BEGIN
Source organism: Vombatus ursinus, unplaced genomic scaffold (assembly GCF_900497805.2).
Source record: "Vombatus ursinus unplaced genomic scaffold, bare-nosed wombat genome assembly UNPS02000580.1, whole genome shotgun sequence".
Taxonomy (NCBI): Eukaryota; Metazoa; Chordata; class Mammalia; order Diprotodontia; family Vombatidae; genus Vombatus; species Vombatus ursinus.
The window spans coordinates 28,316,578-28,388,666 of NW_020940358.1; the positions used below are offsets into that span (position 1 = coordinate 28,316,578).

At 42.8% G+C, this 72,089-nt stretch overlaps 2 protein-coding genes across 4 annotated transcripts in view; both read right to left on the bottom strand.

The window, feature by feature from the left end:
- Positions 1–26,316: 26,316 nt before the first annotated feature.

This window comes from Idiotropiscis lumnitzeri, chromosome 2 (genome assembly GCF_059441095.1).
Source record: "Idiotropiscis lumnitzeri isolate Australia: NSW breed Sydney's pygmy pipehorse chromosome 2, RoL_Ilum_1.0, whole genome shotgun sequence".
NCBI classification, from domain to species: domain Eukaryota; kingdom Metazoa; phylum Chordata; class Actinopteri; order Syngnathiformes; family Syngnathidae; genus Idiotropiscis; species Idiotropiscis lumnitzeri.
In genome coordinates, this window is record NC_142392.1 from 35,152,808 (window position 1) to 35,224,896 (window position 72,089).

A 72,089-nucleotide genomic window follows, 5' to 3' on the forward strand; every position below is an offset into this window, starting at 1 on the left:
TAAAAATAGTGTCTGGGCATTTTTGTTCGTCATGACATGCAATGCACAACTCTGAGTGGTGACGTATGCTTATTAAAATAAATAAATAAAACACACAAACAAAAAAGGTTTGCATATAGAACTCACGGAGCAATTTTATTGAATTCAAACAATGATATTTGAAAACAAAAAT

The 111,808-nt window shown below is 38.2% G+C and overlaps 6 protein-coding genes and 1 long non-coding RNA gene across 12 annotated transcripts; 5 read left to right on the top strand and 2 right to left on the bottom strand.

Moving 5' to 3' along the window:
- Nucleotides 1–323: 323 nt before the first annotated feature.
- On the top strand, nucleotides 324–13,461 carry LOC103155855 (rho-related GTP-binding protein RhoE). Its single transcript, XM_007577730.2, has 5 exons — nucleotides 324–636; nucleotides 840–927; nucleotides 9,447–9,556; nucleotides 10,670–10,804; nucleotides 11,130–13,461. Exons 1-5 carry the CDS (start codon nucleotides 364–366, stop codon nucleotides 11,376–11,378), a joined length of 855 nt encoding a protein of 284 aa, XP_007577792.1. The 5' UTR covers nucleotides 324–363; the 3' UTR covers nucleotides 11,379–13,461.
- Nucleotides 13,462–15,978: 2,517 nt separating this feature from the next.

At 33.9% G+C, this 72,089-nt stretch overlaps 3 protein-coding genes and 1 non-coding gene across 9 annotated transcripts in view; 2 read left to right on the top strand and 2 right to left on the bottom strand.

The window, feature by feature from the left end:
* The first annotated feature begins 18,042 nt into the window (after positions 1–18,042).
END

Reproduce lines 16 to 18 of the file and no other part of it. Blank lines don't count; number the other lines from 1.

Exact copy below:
- Nucleotides 1–323: 323 nt before the first annotated feature.
- On the top strand, nucleotides 324–13,461 carry LOC103155855 (rho-related GTP-binding protein RhoE). Its single transcript, XM_007577730.2, has 5 exons — nucleotides 324–636; nucleotides 840–927; nucleotides 9,447–9,556; nucleotides 10,670–10,804; nucleotides 11,130–13,461. Exons 1-5 carry the CDS (start codon nucleotides 364–366, stop codon nucleotides 11,376–11,378), a joined length of 855 nt encoding a protein of 284 aa, XP_007577792.1. The 5' UTR covers nucleotides 324–363; the 3' UTR covers nucleotides 11,379–13,461.
- Nucleotides 13,462–15,978: 2,517 nt separating this feature from the next.